Guantánamo Uighurs Are Not Alone; US Community Welcomes Other Detainees Who Cannot Safely Be Repatriated
On April 22, attorneys for five Chinese Uighurs who remain at Guantánamo Bay prison will argue for their clients’ entry into the U.S at a hearing scheduled before the US Court of Appeals in Washington, DC. The men have been offered housing in the US and do not want to settle in Palau, where they are welcome. The US cannot return the men to China, where they would face persecution.
But the Uighurs are not the only remaining detainees who have been offered homes in the US. On November 4, 2009, Amherst (MA) Town Meeting overwhelmingly approved a resolution to welcome two cleared Guantánamo detainees who cannot safely return to their home countries, and a nearby community—Leverett, MA—will consider a similar resolution April 24. A blanket ban Congress passed last fall bars anyone who has ever been detained at Guantánamo Bay Prison from entering the US on a blanket basis, except for prosecution.
The men whom the communities hope to welcome—Ahmed Belbacha, an Algerian, and Ravil Mingazov, a Russian—face a risk of persecution, torture, incarceration or death if returned to their home countries. Unlike the Uighurs, however, no other country has offered Belbacha and Mingazov a place to live.
For several years, Algerian detainee Ahmed Belbacha, whom the Bush administration cleared for transfer more than three years ago, has lived in fear of being sent back to Algeria, from where he fled Islamic terrorists’ death threats in 1999. Last November, an Algerian court tried Belbacha in absentia, and without legal representation, for “belonging to a terror group” and sentenced him to 20 years imprisonment. Belbacha’s lawyers characterize the sentence as retaliation for Belbacha’s openness in describing the torture he would receive if repatriated.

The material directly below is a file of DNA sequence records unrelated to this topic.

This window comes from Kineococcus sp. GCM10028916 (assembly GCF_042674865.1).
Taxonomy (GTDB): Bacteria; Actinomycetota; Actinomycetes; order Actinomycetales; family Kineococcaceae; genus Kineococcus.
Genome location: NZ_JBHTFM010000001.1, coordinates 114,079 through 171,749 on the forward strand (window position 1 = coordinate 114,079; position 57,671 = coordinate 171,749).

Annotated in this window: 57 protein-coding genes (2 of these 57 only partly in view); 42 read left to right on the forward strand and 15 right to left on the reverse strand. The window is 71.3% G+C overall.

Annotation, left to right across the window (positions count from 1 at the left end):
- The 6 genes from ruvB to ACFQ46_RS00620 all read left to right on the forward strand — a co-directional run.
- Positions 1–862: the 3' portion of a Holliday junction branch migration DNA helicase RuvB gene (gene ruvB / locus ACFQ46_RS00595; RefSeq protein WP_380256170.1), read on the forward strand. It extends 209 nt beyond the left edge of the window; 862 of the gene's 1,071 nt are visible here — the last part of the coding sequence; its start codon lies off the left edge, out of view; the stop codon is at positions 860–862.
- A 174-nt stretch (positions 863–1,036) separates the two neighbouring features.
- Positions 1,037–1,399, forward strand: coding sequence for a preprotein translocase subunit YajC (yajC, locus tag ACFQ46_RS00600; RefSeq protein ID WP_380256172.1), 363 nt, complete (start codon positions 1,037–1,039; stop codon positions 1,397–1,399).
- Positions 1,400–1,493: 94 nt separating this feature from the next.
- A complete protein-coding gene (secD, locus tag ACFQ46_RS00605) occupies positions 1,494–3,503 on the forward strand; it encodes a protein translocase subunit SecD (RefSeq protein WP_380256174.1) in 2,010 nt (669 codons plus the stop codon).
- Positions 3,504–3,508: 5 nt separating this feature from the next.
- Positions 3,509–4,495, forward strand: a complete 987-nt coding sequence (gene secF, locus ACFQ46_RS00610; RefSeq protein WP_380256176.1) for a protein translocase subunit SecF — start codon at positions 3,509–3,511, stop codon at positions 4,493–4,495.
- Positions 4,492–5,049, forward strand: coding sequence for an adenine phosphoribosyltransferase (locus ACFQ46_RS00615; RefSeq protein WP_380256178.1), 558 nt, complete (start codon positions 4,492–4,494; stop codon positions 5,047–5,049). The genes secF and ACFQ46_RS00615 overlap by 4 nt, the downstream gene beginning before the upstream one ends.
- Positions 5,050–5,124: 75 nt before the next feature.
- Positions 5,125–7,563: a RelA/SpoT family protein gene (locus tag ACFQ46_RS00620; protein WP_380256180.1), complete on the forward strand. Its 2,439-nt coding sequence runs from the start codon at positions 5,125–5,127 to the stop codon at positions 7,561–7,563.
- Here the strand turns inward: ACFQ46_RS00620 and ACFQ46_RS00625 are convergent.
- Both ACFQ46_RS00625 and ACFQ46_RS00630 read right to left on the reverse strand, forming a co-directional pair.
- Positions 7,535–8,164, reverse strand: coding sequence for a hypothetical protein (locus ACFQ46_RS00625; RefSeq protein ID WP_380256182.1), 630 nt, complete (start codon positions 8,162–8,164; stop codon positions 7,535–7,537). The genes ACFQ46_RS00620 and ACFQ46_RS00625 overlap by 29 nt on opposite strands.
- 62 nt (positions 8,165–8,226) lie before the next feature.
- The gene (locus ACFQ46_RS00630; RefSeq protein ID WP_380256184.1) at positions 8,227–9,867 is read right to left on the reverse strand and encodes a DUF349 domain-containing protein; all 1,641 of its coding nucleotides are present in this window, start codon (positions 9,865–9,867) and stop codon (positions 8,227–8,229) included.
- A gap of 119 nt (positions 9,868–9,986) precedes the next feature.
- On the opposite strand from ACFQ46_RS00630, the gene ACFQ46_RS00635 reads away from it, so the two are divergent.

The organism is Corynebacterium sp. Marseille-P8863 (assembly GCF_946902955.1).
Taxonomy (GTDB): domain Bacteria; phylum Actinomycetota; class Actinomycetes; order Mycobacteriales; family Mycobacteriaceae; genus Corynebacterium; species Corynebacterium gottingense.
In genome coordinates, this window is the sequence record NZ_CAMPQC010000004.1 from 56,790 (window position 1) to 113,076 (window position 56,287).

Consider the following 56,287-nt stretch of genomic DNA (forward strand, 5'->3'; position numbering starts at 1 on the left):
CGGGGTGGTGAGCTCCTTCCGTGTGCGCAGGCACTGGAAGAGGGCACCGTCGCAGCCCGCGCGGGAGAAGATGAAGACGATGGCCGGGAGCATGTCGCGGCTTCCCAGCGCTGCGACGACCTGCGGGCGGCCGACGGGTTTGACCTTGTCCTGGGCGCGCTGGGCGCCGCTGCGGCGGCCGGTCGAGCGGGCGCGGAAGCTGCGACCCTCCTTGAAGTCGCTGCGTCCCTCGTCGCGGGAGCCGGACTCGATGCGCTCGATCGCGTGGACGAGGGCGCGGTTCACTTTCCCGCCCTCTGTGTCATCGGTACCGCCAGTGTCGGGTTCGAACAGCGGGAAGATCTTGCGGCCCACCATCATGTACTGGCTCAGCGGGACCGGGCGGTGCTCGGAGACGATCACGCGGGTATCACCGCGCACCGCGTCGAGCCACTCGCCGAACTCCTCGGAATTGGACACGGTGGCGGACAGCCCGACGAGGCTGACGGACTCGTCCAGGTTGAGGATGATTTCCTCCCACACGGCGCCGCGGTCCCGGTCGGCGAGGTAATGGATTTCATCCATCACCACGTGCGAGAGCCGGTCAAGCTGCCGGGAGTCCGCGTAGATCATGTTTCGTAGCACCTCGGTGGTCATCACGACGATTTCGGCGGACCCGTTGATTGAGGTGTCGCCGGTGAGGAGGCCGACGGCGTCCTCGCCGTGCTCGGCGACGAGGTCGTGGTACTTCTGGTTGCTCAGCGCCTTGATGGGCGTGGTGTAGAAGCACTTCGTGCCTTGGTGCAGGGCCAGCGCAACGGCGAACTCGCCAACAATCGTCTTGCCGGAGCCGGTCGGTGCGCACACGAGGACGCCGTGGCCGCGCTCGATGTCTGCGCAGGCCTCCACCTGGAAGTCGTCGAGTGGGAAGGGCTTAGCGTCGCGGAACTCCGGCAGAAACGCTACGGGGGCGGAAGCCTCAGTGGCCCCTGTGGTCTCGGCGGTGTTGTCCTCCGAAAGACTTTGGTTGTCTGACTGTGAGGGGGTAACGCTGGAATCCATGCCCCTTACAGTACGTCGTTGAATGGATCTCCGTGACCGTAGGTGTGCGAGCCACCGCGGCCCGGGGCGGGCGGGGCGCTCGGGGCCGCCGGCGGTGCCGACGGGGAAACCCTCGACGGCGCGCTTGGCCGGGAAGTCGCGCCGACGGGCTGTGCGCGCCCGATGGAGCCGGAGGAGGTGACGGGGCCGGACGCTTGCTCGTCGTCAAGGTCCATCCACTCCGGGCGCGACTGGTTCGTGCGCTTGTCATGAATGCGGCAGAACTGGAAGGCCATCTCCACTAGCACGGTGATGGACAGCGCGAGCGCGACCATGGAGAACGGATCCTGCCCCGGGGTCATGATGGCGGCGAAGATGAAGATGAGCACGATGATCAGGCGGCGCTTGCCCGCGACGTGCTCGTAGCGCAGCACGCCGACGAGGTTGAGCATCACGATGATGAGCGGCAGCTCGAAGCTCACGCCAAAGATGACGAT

The lawyers' fears that Belbacha would soon be returned to Algeria were heightened when Attorney General Eric Holder traveled to Algeria earlier this month to sign a treaty to boost cooperation in fighting crime and terrorism across borders. Last February, a US judge dissolved an injunction preventing Belbacha’s repatriation, holding that the administration alone had authority to relocate detainees whom it has cleared for transfer. Belbacha’s lawyers have filed an emergency motion in US District Court for the District of Columbia to block Belbacha’s repatriation.
Ravil Mingazov fled Russia in 2001 to escape religious persecution and was captured in Pakistan. He is the last Russian at Guantánamo Bay Prison. Like Belbacha, Mingazov would rather stay in Guantánamo than be repatriated. Human Rights Watch has documented the fates of the seven other Russians at Guantánamo whom the US government repatriated in 2004. They were variously tortured, harassed, or imprisoned, and at least one of the seven was killed.
US District Judge Henry H. Kennedy, Jr., heard Mingazov’s habeas corpus petition beginning on April 12th; a ruling is expected in approximately one month.
No More Guantánamos [http://www.nogitmos.org] is a coalition of concerned U.S. residents, organizations, and attorneys who are working together to ensure justice for the prisoners at Guantánamo Bay, Bagram air base in Afghanistan, and other offshore prison sites maintained by the CIA and the Pentagon around the world. We work to ensure basic human rights for all prisoners, including the right to be either charged for crimes and tried in accordance with international law or released.
The organization formed soon after President Obama’s executive order to close Guantánamo Bay prison by January 22, 2009. Chapter locations include the Pioneer Valley, Massachusetts; New York City; Raleigh-Durham, North Carolina; Fort Collins, Colorado; and Tallahassee, Florida.
- Resolution by the Town of Amherst, MA, to Assist in the Safe Resettlement of Cleared Guantánamo Detainees, approved by Amherst Special Town Meeting on November 4, 2009.
- Human Rights Watch, The “Stamp of Guantánamo”: The Story of Seven Men Betrayed by Russia’s Diplomatic Assurances to the United States, March 2007, Vol. 19, No. 2(D), 52 pp., PDF, http://www.hrw.org/en/node/10989/section/1